“One month before Martin Luther King was assassinated, the Kerner Commission released its report. This Presidential commission investigated the riots and disorders of the mid-1960s and reported what MLK called a “physician’s warning of approaching death, with a prescription for life.” The Commission offered the most forthright analysis and discussion of the racial situation in America that has ever been done by a high-level commission or committee.”

“The Kerner Commission stated that “White racism is essentially responsible for the explosive mixture which has been accumulating in our cities since the end of World War II.” And they continued, “What white Americans have never fully understood but what the Negro can never forget—is that white society is deeply implicated in the ghetto. White institutions created it, white institutions maintain it, and white society condones it.”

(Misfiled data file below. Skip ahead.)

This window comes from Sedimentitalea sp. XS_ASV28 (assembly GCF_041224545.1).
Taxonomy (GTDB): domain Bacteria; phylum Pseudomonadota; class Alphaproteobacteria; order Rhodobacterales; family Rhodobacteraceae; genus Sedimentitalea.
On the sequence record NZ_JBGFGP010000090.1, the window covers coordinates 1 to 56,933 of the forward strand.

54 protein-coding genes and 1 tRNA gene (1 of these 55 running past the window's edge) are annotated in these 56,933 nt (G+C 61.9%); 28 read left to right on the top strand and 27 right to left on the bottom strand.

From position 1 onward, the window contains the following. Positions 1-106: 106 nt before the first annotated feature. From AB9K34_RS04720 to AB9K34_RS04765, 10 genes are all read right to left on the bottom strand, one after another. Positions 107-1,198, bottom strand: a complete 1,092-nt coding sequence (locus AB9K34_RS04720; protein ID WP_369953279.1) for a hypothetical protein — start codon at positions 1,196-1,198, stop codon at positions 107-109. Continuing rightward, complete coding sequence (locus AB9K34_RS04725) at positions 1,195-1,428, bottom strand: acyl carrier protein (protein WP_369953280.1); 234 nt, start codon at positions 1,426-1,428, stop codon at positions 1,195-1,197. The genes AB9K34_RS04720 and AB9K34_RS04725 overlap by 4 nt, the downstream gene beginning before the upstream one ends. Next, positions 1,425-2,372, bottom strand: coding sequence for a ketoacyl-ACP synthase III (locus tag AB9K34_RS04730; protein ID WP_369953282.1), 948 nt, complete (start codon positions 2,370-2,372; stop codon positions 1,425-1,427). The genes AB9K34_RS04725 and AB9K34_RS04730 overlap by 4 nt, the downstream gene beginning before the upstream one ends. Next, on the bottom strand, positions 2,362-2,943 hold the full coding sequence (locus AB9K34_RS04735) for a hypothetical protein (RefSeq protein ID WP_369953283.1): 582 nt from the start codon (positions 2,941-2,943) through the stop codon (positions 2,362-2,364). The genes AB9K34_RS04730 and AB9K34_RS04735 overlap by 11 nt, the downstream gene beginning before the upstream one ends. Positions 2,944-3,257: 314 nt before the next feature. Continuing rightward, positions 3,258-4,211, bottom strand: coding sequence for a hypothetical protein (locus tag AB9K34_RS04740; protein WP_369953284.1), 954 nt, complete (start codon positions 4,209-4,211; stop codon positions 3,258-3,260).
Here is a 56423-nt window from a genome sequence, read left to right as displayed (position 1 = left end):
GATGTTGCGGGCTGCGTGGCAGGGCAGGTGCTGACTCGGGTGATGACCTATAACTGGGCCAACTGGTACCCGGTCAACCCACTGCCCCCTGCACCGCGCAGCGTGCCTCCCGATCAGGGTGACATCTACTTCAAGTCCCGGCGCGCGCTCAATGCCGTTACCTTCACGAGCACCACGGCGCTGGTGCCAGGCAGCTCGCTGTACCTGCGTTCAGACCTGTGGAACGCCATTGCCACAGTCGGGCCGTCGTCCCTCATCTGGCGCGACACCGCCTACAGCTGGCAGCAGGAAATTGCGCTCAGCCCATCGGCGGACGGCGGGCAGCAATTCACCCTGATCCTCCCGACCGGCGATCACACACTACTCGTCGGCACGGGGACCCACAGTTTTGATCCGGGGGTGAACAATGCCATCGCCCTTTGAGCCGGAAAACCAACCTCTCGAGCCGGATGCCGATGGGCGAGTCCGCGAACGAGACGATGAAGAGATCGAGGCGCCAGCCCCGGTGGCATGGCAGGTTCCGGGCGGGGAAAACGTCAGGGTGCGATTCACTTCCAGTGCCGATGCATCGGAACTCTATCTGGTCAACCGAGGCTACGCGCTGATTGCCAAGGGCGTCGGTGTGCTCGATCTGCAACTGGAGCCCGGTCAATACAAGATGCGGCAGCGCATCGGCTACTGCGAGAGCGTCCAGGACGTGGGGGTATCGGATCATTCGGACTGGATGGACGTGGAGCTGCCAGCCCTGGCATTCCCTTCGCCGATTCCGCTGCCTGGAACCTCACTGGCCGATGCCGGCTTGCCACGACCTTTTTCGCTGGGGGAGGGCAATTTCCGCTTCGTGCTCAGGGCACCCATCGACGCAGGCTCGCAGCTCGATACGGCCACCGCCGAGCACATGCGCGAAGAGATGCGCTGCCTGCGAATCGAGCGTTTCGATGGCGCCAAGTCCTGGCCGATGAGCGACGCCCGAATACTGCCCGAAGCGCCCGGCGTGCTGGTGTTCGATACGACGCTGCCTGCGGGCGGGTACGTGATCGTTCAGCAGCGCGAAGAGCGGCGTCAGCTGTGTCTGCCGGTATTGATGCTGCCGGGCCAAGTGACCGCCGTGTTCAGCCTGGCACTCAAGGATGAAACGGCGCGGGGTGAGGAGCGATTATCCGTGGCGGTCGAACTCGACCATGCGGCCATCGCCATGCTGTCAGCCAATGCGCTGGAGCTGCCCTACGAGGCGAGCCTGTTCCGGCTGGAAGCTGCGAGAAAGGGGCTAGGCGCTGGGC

“The Kerner Commission concluded that the United States had three options for dealing with the situation. One was to do nothing, which was not acceptable. A second option was to work on improving Black ghettoes, which was useful but not desirable. The third was to integrate cities, suburbs, and transportation to workplaces (factories and plants). Many Americans thought we would choose the third option and be on our way to a better America. However, one month later Martin Luther King was assassinated, Blacks rioted all over America, and the narrative changed—from correcting what white society had wrought to blaming it all on the problematic culture of Black folks. To this day we have not overcome the political and policy effects of that narrative.”